Of the 11 current members on CPP’s board of directors, at least six have either worked directly for or served on the boards of fossil fuel companies and their financiers.
Notably the chairperson of the CPP board is Heather Munroe-Blum who joined the CPP board in 2010. During her tenure there, she has also sat on the board of RBC, which is the number one lender and number two investor in Canada’s fossil fuel sector. Perhaps more than almost any other institution in Canada not itself an oil company, it has a deeply vested interest in seeing fossil fuel production grow. It is for example the major funder of the Coastal Gaslink pipeline shoving through Wet’suwet’en territory at gunpoint. RBC is also a major investor in the nuclear weapon industry. Whether or not there’s a formal conflict of interest, Munroe-Blum’s experience on the board of RBC can’t help but inform how she feels CPP should be run or the types of investments they should deem secure.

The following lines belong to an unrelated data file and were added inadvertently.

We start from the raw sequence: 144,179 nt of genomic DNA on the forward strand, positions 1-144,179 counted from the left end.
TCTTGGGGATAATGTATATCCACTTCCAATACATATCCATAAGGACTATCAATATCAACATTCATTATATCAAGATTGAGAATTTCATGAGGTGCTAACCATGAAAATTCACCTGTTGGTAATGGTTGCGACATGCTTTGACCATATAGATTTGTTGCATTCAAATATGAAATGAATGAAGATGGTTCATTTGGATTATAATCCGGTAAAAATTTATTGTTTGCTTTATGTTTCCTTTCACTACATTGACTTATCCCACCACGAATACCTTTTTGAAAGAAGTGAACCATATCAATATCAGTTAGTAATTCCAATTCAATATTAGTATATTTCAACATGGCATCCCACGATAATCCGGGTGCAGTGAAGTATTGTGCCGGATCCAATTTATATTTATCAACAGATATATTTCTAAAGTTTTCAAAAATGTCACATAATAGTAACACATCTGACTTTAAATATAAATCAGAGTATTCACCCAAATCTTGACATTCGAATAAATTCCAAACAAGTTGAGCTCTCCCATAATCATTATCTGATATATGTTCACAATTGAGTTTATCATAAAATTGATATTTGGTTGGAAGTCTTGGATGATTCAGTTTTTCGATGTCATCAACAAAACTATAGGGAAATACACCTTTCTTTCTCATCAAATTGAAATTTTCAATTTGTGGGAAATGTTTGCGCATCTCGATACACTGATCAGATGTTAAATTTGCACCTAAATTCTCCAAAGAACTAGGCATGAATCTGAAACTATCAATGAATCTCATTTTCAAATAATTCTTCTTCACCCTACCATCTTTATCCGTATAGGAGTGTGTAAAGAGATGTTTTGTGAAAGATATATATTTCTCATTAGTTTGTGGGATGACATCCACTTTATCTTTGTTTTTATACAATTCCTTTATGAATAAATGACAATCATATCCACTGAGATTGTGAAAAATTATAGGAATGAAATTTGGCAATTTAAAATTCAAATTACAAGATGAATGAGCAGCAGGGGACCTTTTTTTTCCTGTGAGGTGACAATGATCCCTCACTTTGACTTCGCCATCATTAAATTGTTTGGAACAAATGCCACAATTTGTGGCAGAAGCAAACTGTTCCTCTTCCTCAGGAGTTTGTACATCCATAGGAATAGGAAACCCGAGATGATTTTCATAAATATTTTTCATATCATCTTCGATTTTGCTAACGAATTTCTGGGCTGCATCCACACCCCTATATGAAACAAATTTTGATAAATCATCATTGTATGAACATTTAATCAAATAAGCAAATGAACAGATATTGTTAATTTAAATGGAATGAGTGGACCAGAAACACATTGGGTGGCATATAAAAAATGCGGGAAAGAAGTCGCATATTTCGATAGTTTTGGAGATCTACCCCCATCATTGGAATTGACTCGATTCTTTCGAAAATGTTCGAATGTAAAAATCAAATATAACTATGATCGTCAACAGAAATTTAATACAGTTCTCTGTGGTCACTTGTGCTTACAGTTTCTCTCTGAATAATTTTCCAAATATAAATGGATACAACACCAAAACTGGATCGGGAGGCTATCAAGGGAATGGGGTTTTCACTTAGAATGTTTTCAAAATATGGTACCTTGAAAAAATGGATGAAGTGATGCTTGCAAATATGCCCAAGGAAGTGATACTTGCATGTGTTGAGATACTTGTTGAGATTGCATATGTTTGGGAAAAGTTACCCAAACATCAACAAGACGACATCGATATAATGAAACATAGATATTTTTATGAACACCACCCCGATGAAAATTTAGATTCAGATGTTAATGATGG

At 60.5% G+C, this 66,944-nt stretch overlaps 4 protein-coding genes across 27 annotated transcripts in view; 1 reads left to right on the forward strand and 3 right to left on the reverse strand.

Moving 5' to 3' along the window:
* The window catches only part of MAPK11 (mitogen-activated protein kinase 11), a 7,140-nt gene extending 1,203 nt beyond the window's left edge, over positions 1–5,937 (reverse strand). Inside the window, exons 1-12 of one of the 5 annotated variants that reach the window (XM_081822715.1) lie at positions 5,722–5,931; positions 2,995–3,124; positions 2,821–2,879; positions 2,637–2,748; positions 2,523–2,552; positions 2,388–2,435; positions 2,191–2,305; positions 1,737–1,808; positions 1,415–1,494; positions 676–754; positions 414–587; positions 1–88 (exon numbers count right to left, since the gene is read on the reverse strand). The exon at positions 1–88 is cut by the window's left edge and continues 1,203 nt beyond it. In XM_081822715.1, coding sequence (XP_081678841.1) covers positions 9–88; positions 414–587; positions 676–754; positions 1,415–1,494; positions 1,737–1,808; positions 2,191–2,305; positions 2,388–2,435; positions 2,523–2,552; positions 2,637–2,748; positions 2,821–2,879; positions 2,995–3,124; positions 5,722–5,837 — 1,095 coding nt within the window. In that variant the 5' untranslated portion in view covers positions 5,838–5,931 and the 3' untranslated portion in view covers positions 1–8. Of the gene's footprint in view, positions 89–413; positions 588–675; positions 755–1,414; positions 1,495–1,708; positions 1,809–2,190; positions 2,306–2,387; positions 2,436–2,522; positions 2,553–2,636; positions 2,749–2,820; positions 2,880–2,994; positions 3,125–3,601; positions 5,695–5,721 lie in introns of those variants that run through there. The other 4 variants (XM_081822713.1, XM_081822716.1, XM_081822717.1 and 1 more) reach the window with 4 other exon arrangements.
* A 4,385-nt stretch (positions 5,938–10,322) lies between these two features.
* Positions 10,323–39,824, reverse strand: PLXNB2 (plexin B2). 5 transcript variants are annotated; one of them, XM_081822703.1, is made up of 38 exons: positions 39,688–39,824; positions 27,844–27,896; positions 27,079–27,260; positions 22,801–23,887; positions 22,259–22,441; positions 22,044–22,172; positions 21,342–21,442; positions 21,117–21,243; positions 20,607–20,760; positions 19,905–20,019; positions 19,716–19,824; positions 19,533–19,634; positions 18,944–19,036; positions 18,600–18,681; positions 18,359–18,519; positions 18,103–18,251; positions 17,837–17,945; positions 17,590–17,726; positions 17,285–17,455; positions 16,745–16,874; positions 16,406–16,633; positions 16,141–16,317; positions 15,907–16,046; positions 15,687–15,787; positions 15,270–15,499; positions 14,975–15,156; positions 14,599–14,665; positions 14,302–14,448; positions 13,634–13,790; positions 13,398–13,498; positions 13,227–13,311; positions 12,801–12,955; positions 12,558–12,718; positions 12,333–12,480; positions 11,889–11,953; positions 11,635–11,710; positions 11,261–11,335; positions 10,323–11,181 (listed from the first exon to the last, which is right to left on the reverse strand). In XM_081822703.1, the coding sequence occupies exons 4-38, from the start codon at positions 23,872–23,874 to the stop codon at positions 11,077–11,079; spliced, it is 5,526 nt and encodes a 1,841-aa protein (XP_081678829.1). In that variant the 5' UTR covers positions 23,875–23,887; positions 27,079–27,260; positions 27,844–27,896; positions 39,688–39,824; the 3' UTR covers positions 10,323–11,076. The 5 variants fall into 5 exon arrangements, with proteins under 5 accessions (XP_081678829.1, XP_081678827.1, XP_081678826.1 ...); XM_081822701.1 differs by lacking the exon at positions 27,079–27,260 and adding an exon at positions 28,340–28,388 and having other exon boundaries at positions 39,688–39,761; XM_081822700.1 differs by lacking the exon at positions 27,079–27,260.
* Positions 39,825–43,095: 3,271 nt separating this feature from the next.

The CPP says on their website that their purpose is to “create retirement security for generations of Canadians” and the second line of their annual report they’ve just released says their clear focus is “safeguarding the best interests of CPP beneficiaries for generations.” Fundamentally I think we have to ask ourselves why it is that an institution that is mandatory for the majority of Canadian workers to contribute to, that is set up ostensibly to help secure our futures and that of our children, seems to instead be funding and actually bringing about immense present day and future destruction. That, especially considering nuclear involvements and climate change is funding the literal end of the world. Funding death, fossil fuel extraction, water privatization, war crimes…I would argue these are not only a terrible investment morally, but are also bad investments financially.